my beef with pavement pedaling

the recent series of bike accidents both here in Toronto and across major canadian urban centres has re-sparked the perennial urban cyclist versus driver argument. and rightfully so.

the combination of ever-increasing transit fares and growing environmental consciousness has put more commuters and urban dwellers onto their two-wheeled wonders than ever before.
on top of that, the hipster culture has adopted the fixie* as an icon of their identity. unfortunately for others on the road, popular adoption of this mode of transport has drastically increased the number of amateurs out on the road wearing ray bans and insanely tight jeans.

that said, no matter if the number stays the same, doubles, or triples, the onus is on all of us. cyclists and alternate transiters alike, to ensure the streets are safe to travel.

undoubtedly, the majority of the tension in this debate resides between drivers of motor vehicles and those sur bicyclette.
whether it's rooted in flawed urban-planning and the structure of the streets themselves (street car tracks and undivided roadways) or simply the increased number of cyclists on the road, there is no denying that the majority of the action in this debate is between bikes and cars.

although i sympathize with both sides, i will leave the concerns of motorists, scooteratti and the TTC vs. urban cyclists to them to sort out.
but what about the other affected party? the ultimate victims of the growing concerns and perceived dangers of sharing the road.
the 4th (after auto, TTC, bike) fastest way to get around town.
(FYI the 5th being on your hands and knees)

what about the pedestrians?!

has anyone noticed how the sidewalks have been suffering since the media began fueling this anti-cycle fire like cookoo-bananas?
progressively, as the shoulder of the road becomes more densely populated with urban cyclists and headlines spread the horrors of sharing the road, more bikers are jumping the curb and taking to the pavement to get their piece. the pedestrian pavement.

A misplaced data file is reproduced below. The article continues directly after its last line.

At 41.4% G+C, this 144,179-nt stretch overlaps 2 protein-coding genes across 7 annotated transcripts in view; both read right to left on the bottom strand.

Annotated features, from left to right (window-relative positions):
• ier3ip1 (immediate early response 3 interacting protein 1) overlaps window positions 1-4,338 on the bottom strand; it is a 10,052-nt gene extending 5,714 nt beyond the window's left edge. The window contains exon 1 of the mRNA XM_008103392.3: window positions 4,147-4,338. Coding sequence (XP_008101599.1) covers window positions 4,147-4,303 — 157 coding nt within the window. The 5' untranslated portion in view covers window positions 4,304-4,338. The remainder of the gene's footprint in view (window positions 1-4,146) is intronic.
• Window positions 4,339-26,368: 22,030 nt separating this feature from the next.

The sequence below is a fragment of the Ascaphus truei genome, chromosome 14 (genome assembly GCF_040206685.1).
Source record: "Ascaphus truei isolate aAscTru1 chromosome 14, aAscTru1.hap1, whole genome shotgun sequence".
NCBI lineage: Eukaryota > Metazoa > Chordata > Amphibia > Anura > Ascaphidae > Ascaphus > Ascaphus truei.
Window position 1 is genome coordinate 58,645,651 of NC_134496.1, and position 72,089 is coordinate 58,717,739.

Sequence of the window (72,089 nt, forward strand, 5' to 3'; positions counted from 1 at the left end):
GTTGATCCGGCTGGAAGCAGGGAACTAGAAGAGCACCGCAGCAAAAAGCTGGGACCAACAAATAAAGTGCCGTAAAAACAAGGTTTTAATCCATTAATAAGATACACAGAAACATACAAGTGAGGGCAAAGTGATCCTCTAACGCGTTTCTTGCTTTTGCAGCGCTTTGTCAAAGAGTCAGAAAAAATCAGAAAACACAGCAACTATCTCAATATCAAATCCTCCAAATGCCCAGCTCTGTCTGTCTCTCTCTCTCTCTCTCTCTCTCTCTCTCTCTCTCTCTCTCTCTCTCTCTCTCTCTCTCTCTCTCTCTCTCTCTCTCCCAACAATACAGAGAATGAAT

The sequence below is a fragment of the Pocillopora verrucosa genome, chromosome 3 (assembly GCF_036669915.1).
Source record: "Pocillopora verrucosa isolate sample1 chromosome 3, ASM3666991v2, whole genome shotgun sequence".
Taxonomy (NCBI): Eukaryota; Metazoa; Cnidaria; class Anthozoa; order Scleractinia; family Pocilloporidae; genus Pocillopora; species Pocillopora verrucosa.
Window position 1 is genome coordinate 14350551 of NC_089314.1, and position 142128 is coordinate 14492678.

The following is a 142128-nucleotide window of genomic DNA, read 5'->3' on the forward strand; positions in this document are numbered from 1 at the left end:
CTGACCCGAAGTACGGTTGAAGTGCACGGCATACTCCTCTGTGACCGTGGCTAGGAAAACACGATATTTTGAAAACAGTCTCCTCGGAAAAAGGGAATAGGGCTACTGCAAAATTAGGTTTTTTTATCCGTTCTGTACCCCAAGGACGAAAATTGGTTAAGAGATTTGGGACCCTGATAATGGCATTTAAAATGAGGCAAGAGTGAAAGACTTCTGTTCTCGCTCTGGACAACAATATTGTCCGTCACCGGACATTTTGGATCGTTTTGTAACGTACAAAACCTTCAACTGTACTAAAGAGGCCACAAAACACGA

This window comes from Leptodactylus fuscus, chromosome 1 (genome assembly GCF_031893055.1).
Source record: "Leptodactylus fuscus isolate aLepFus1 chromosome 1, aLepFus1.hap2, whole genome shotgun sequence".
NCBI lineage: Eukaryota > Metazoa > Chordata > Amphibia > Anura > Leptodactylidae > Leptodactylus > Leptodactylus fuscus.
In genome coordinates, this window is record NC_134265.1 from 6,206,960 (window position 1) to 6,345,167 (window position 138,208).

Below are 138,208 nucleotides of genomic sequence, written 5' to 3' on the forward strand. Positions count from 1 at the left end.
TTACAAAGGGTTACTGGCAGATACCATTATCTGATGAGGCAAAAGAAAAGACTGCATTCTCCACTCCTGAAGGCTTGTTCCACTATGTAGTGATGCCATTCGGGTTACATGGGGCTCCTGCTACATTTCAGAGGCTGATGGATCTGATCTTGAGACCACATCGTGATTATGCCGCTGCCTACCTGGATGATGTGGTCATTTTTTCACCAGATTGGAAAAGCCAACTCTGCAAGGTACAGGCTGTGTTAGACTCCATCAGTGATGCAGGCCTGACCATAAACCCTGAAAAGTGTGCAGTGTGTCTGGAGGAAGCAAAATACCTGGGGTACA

not cool.
the deal with the sidewalk is pretty self explanatory. it's in the name.

sometimes a bikers search for a lock up spot demands a bisection of a sidewalk - fair. these situations are clear exemptions from whats really yanking my chain here.
let me be specific.
to the amateur cyclist who does not dismount and who is using the sidewalk as a roadway, i have beef with you.

this is not your territory. your presence on the pavement is dominating and unjustifiable.
you are restricted by the pace of pedestrian traffic and obstacles that already exist on the sidewalk (a la monstrous city garbage bins and streetcar shelters).
these restrictions completely impede your ability to travel at any form of pace that would acceptably warrant the use of a bike over simply walking.

and if there is any confusion about who should be where, the curb can clarify.
it clearly defines the territory designated for motor vehicle and wheeled traffic (wheelchairs exempted) and that of the pedestrian.

to be clear: the bike has been allotted that space nestled nicely between that right lane of traffic and this raised cement border.
pedestrians stay on the grey stuff.
that's it.

were it not for our lovely curbs, and our adherence to their direction, we would be stuck with thoroughfares of mayhem like in delhi where cars, buses, cabs, wagons, cyclists, pedestrians and cattle weave in and out of each others way at a frustrating pace and in an inevitably more dangerous fashion.

imagine pedestrians decided to take to the streets in the same fashion that the pavement pedaler has.
people walking at their own pace straight down the centre of university avenue from queens park to front. imagine. no really, imagine. it's pretty funny.

as a recreational cyclist myself, i must say that yes, i sympathize that the streets are overcrowded and difficult to traverse- especially during the gridlock our city suffers twice daily.
but we all have a choice.
and its short and sweet:
if you cant handle the heat my friends (or perhaps in this case, the exhaust) then lose the bike and walk.

*for those requiring clarification, the fixie is a fixed gear bike traditionally used by bike couriers to expedite their maneuvering through gridlock